Roboray Uses Bioengineering to Conquer the Deep

A robotic cow-nosed ray could be one of the fastest, most efficient, and most maneuverable underwater robot designs

2 min read
Roboray Uses Bioengineering to Conquer the Deep

Bioroboticists at the University of Virginia have built themselves a robotic cow-nosed ray. Why? Because they can. Also, because rays are great at what they do, and if we can copy all their tricks to make better underwater robots, we absolutely should.

It's no coincidence that all the coolest UAVs look just like rays. The form factor that was invented by batoidea eons ago is advantageous for a number of reasons common across fluids including both air and water, including high efficiency, good maneuverability, speediness, and lots of payload space. In other words, according to the UVA researchers, rays are "wonderful examples of optimal engineering by nature."

UVA's bioengineers aren't the first roboticists to have noticed how awesome the ray is at being all ray-like. Festo, which knows a thing or two about robots inspired by nature, made both aerial and aquatic versions of rays that are quite acrobatic. What UVA is doing differently, however, is focusing on all the subtle ways that aquatic rays can control themselves, with the idea of developing an underwater robot that can do the same thing:

Making turns like that is an ability completely unique to the ray design, and it's a great illustration of why bioroboticists are so interested in getting all the details right. The body of the roboray is made of plastic, while the wings are made of silicon stuffed with rods and cables that expand and contract to causes the wing to change shape in ways that are modeled directly on observations of live rays.

The end goal here is an autonomous underwater vehicle that will be able to silently blend in with other sea creatures, carrying environmental monitoring payloads or possibly spy gear for the military.

A flock of non-robotic cow-nosed rays in the Galapagos. Photo by yours truly.

[ UVA ] via [ Futurity ]

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The Bionic-Hand Arms Race

The prosthetics industry is too focused on high-tech limbs that are complicated, costly, and often impractical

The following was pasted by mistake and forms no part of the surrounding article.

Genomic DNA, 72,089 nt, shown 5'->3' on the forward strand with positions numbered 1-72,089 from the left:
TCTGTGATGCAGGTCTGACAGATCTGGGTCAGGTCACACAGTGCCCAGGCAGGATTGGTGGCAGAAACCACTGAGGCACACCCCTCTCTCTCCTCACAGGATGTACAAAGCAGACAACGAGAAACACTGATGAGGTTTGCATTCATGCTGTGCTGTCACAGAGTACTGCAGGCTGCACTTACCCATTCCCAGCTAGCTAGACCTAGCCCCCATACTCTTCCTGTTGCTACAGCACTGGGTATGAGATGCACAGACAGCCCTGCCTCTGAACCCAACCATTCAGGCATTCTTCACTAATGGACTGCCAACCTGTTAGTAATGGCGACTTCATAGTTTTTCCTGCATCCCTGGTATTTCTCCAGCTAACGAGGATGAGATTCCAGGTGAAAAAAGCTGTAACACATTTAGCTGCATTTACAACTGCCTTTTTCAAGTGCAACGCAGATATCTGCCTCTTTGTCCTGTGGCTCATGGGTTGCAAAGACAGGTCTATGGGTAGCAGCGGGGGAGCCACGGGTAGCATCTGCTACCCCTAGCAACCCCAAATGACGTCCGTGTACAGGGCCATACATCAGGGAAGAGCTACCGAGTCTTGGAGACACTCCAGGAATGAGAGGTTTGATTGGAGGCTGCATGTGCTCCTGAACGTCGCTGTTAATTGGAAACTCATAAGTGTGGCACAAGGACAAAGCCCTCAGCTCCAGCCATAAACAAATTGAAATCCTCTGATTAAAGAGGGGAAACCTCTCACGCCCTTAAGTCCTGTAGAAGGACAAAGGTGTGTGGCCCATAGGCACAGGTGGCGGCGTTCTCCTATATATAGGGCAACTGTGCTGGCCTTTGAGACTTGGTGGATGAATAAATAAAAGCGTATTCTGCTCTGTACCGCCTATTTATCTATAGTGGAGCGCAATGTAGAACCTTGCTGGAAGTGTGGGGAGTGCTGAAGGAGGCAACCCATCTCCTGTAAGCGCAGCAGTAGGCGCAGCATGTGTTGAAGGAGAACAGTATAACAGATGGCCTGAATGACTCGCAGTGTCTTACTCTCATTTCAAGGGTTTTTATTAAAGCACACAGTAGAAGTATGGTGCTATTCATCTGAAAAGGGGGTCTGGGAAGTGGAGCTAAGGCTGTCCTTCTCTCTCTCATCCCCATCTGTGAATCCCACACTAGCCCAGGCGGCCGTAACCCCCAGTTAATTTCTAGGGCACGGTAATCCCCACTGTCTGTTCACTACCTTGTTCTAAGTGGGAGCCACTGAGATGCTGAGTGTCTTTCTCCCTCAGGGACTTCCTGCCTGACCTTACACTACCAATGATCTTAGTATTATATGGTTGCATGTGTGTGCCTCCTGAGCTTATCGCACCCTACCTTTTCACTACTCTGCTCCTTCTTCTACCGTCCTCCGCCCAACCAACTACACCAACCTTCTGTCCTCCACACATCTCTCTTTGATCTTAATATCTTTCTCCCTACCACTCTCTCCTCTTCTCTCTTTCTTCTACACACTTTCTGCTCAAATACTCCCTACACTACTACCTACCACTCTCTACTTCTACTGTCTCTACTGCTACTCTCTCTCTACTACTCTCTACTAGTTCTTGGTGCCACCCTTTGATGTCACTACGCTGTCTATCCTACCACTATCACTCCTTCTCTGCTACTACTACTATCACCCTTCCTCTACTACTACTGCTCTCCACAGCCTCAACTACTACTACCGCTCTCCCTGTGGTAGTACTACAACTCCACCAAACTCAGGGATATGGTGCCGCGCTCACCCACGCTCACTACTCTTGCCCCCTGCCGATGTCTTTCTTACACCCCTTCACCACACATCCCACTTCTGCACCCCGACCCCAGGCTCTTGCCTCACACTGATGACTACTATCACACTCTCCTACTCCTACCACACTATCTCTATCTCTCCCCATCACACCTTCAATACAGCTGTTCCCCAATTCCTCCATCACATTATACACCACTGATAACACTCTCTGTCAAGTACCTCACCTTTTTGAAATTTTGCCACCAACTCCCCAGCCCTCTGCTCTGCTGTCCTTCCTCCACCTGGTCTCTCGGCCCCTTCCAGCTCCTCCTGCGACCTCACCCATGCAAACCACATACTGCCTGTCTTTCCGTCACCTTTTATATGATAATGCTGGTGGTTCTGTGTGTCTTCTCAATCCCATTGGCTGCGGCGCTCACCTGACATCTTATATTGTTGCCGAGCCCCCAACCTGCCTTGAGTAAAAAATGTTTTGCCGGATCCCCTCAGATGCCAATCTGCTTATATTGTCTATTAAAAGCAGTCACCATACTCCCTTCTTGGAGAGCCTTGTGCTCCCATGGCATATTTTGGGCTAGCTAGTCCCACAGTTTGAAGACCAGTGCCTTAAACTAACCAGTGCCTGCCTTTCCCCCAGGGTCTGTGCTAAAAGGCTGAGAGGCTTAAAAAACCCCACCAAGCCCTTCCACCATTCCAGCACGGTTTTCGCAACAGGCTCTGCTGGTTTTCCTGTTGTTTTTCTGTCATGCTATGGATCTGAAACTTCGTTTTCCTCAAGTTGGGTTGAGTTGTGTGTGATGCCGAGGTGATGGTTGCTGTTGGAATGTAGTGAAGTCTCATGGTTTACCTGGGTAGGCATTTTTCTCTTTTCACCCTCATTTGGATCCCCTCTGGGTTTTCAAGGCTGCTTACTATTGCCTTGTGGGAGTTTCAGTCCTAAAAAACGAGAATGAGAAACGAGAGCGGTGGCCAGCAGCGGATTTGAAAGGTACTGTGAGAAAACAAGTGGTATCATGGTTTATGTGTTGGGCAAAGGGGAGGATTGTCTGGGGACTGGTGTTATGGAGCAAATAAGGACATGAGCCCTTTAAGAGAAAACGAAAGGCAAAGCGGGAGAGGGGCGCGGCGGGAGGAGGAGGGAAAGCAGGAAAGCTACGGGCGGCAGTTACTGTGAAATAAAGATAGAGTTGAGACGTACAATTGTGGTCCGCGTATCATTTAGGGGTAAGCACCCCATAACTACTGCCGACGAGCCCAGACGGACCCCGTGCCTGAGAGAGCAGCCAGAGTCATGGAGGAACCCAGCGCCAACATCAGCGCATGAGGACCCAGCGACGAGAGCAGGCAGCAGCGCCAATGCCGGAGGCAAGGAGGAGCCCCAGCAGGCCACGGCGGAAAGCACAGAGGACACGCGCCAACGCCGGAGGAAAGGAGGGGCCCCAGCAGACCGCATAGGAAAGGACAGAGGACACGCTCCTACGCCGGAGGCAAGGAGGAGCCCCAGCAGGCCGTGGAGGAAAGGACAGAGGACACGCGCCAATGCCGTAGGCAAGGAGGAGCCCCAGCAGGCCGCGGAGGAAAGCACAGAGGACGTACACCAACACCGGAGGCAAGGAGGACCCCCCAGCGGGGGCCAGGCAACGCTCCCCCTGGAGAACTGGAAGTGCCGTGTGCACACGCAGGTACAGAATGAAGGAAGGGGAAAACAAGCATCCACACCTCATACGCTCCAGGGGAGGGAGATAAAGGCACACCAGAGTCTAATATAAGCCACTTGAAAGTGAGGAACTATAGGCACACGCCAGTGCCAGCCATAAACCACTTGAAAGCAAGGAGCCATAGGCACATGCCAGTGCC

12 min read
A photograph of a young woman with brown eyes and neck length hair dyed rose gold sits at a white table. In one hand she holds a carbon fiber robotic arm and hand. Her other arm ends near her elbow. Her short sleeve shirt has a pattern on it of illustrated hands.

The author, Britt Young, holding her Ottobock bebionic bionic arm.

Gabriela Hasbun. Makeup: Maria Nguyen for MAC cosmetics; Hair: Joan Laqui for Living Proof

In Jules Verne’s 1865 novel From the Earth to the Moon, members of the fictitious Baltimore Gun Club, all disabled Civil War veterans, restlessly search for a new enemy to conquer. They had spent the war innovating new, deadlier weaponry. By the war’s end, with “not quite one arm between four persons, and exactly two legs between six,” these self-taught amputee-weaponsmiths decide to repurpose their skills toward a new projectile: a rocket ship.

The story of the Baltimore Gun Club propelling themselves to the moon is about the extraordinary masculine power of the veteran, who doesn’t simply “overcome” his disability; he derives power and ambition from it. Their “crutches, wooden legs, artificial arms, steel hooks, caoutchouc [rubber] jaws, silver craniums [and] platinum noses” don’t play leading roles in their personalities—they are merely tools on their bodies. These piecemeal men are unlikely crusaders of invention with an even more unlikely mission. And yet who better to design the next great leap in technology than men remade by technology themselves?

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